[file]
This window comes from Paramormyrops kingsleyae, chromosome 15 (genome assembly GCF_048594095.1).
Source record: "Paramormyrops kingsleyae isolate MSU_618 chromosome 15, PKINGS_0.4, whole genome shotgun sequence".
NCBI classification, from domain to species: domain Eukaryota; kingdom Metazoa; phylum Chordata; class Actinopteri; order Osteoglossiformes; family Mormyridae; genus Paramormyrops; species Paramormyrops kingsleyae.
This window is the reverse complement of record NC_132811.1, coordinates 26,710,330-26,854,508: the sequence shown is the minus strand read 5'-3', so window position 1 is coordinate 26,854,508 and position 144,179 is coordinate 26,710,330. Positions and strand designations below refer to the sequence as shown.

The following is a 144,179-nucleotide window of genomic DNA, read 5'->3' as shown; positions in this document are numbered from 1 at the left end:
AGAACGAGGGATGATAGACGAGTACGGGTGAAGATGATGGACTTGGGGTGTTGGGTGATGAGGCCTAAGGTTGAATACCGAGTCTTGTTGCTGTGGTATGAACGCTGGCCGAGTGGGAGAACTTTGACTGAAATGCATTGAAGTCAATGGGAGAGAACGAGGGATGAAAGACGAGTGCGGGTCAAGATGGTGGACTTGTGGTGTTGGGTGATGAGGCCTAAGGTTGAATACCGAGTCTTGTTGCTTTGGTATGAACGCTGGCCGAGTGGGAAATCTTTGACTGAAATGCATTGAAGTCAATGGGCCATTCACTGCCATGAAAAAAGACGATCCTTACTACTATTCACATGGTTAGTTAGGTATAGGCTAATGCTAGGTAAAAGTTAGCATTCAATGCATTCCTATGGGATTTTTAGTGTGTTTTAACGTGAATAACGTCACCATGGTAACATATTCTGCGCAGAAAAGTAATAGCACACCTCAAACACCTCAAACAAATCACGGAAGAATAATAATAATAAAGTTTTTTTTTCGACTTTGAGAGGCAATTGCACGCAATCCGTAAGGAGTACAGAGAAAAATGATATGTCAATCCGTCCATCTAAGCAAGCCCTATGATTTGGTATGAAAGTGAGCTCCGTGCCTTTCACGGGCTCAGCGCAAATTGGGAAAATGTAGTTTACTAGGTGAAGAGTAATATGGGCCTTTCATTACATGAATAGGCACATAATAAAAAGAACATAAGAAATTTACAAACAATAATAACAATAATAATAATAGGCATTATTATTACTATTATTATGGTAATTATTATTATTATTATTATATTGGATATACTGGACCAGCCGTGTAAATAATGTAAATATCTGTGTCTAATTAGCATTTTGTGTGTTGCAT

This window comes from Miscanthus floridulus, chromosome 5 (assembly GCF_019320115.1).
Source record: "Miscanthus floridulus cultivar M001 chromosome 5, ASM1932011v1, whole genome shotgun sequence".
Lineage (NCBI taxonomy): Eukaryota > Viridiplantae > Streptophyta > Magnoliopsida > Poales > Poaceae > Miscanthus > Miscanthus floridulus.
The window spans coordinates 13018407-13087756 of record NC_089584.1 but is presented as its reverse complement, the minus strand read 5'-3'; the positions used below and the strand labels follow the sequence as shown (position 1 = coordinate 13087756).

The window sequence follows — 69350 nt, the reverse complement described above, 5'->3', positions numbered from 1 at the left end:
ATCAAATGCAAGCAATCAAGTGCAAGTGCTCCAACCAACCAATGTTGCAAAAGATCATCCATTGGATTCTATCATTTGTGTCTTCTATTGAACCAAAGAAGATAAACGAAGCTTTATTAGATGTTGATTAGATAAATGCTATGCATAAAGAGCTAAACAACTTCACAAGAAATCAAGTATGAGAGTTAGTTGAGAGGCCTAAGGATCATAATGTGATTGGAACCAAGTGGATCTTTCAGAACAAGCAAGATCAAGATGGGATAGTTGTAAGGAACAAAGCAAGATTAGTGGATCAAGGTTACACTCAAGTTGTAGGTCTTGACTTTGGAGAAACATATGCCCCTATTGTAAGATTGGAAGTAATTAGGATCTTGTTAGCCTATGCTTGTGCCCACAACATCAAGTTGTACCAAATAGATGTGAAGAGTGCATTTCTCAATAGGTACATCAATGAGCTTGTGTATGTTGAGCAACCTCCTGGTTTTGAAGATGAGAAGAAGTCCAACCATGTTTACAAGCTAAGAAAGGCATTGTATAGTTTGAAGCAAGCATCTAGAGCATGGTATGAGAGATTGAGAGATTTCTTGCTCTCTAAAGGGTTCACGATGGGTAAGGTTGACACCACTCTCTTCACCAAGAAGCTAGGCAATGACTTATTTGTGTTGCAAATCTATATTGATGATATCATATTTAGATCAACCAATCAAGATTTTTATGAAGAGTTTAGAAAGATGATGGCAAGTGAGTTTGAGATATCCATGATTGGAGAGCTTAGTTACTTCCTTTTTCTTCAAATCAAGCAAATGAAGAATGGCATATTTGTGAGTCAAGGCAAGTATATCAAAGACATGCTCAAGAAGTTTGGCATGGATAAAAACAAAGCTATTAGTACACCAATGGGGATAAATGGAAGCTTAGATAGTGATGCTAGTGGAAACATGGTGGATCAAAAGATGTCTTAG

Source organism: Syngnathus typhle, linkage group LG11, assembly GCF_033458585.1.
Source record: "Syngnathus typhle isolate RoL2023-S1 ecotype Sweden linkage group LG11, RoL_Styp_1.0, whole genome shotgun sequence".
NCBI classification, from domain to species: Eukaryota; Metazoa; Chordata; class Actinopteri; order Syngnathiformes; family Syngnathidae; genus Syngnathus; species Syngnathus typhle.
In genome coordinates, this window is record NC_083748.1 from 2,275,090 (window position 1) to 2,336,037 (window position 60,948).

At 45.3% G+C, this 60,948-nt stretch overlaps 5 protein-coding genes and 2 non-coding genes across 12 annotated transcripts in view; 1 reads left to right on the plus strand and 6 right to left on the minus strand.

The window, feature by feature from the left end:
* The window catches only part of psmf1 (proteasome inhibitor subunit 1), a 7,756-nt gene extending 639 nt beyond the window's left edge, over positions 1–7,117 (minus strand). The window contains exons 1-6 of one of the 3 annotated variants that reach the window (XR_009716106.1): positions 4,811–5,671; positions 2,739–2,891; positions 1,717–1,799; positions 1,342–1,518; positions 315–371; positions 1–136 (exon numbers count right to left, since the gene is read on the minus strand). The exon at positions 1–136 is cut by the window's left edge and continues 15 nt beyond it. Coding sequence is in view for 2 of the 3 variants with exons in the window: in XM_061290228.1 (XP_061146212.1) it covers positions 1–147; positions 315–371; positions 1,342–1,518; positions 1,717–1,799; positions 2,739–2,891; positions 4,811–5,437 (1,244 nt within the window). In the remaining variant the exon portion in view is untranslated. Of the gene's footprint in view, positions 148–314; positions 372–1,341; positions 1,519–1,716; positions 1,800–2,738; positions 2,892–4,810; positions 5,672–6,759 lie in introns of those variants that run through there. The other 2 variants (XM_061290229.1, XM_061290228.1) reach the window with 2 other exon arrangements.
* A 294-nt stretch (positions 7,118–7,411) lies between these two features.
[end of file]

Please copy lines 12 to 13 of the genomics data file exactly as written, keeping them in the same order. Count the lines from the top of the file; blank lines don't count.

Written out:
ATCAAATGCAAGCAATCAAGTGCAAGTGCTCCAACCAACCAATGTTGCAAAAGATCATCCATTGGATTCTATCATTTGTGTCTTCTATTGAACCAAAGAAGATAAACGAAGCTTTATTAGATGTTGATTAGATAAATGCTATGCATAAAGAGCTAAACAACTTCACAAGAAATCAAGTATGAGAGTTAGTTGAGAGGCCTAAGGATCATAATGTGATTGGAACCAAGTGGATCTTTCAGAACAAGCAAGATCAAGATGGGATAGTTGTAAGGAACAAAGCAAGATTAGTGGATCAAGGTTACACTCAAGTTGTAGGTCTTGACTTTGGAGAAACATATGCCCCTATTGTAAGATTGGAAGTAATTAGGATCTTGTTAGCCTATGCTTGTGCCCACAACATCAAGTTGTACCAAATAGATGTGAAGAGTGCATTTCTCAATAGGTACATCAATGAGCTTGTGTATGTTGAGCAACCTCCTGGTTTTGAAGATGAGAAGAAGTCCAACCATGTTTACAAGCTAAGAAAGGCATTGTATAGTTTGAAGCAAGCATCTAGAGCATGGTATGAGAGATTGAGAGATTTCTTGCTCTCTAAAGGGTTCACGATGGGTAAGGTTGACACCACTCTCTTCACCAAGAAGCTAGGCAATGACTTATTTGTGTTGCAAATCTATATTGATGATATCATATTTAGATCAACCAATCAAGATTTTTATGAAGAGTTTAGAAAGATGATGGCAAGTGAGTTTGAGATATCCATGATTGGAGAGCTTAGTTACTTCCTTTTTCTTCAAATCAAGCAAATGAAGAATGGCATATTTGTGAGTCAAGGCAAGTATATCAAAGACATGCTCAAGAAGTTTGGCATGGATAAAAACAAAGCTATTAGTACACCAATGGGGATAAATGGAAGCTTAGATAGTGATGCTAGTGGAAACATGGTGGATCAAAAGATGTCTTAG

Source organism: Syngnathus typhle, linkage group LG11, assembly GCF_033458585.1.